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Club drug-using MSM’s experience of their fathers: an interpretative phenomenological analysis

Dickens, N. (2019). Club drug-using MSM’s experience of their fathers: an interpretative phenomenological analysis. (Unpublished Doctoral thesis, City, University of London)


MSM (men who have sex with men) are by far the most prolific users of Club Drugs (Mayer, Colfax & Guzman, 2016), with implications for increased sexual risk-taking and transmission of blood borne viruses (Macfarlane, 2016; Bowden-Jones, 2017). Despite the fact that Club Drug taking has been deemed a public health concern (PHE, 2015), there is little research in respect to psychosocial perspectives, specifically parental influence. A literature search to date revealed few studies in respect to MSM drug users’ paternal experience, and none specifically in relation to MSM Club Drug users.

This qualitative study used Interpretative Phenomenological Analysis (IPA) to explore how MSM Club Drug-users perceive the lived experience of their relationship with their fathers. Semi-structured interviews provided in-depth material on how participants had made sense of their experiences.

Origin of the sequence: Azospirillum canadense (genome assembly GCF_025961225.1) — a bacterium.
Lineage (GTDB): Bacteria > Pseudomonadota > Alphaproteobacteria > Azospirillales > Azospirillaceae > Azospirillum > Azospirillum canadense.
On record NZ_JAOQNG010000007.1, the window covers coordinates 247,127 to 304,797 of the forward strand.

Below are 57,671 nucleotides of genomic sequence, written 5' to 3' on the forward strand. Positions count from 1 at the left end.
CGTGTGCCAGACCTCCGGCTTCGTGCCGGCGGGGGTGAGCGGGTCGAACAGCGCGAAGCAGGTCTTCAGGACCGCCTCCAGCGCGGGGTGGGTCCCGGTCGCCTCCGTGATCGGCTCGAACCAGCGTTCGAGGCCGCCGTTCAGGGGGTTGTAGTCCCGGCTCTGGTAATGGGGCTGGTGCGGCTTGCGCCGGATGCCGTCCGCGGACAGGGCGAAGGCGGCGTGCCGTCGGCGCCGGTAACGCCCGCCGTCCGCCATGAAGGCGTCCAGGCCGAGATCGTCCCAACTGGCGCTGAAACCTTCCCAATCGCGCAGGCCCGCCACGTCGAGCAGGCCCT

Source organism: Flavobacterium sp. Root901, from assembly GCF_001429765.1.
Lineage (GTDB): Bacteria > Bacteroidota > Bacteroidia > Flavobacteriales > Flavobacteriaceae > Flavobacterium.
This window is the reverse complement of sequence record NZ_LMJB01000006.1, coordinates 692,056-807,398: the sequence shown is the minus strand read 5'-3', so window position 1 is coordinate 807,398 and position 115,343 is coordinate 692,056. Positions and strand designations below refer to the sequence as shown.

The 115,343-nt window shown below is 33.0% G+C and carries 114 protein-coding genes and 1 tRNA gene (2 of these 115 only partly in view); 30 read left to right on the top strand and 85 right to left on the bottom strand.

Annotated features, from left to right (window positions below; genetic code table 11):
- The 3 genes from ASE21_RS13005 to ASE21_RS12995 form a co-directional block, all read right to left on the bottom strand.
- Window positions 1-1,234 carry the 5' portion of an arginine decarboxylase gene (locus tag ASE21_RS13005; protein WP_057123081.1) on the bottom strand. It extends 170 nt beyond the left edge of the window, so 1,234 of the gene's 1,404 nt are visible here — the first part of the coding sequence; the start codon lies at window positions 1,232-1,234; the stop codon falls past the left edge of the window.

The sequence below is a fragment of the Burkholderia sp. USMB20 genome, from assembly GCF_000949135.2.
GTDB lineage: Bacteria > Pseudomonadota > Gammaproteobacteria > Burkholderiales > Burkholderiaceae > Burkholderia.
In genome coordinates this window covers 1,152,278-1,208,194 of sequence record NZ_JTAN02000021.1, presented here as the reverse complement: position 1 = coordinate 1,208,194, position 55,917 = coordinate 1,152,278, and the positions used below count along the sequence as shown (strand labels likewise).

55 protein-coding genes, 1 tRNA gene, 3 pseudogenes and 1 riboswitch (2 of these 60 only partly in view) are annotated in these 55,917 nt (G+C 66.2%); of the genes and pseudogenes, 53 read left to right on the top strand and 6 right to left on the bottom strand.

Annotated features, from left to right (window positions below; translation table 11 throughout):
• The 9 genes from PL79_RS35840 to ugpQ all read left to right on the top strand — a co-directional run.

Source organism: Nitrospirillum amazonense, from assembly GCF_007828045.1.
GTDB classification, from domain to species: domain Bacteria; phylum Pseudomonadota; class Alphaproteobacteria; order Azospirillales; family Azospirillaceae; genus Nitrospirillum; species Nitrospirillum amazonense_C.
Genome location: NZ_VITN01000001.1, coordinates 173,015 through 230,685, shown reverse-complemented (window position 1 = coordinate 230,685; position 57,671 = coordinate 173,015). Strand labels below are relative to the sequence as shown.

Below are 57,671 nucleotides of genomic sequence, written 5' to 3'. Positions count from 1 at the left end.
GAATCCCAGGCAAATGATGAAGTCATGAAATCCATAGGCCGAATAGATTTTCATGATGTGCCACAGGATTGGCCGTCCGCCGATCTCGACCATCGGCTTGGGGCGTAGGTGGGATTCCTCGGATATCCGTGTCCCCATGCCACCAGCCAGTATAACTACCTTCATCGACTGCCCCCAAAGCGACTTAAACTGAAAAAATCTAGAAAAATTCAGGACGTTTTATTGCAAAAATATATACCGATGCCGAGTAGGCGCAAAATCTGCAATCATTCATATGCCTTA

The following four key themes emerged: ‘limitation’, which highlighted feelings of inadequacy, shame and judgment; ‘emotional disconnection’ describing feelings of disturbance, a lack of emotion and disconnection; ‘deprivation’ where participants described experiences of loss, abandonment and absence; and finally, ‘control over’ whereby participants experienced their fathers as non-communicative, admired and dominant.

The research findings expand upon the current literature in relation to MSM drug-users and provide counselling psychologists, working with MSM populations, with a broader perspective from which to understand the factors relating to Club Drug use.

Publication Type: Thesis (Doctoral)
Subjects: B Philosophy. Psychology. Religion > BF Psychology
Departments: Doctoral Theses
School of Health & Psychological Sciences > Psychology
School of Health & Psychological Sciences > School of Health & Psychological Sciences Doctoral Theses
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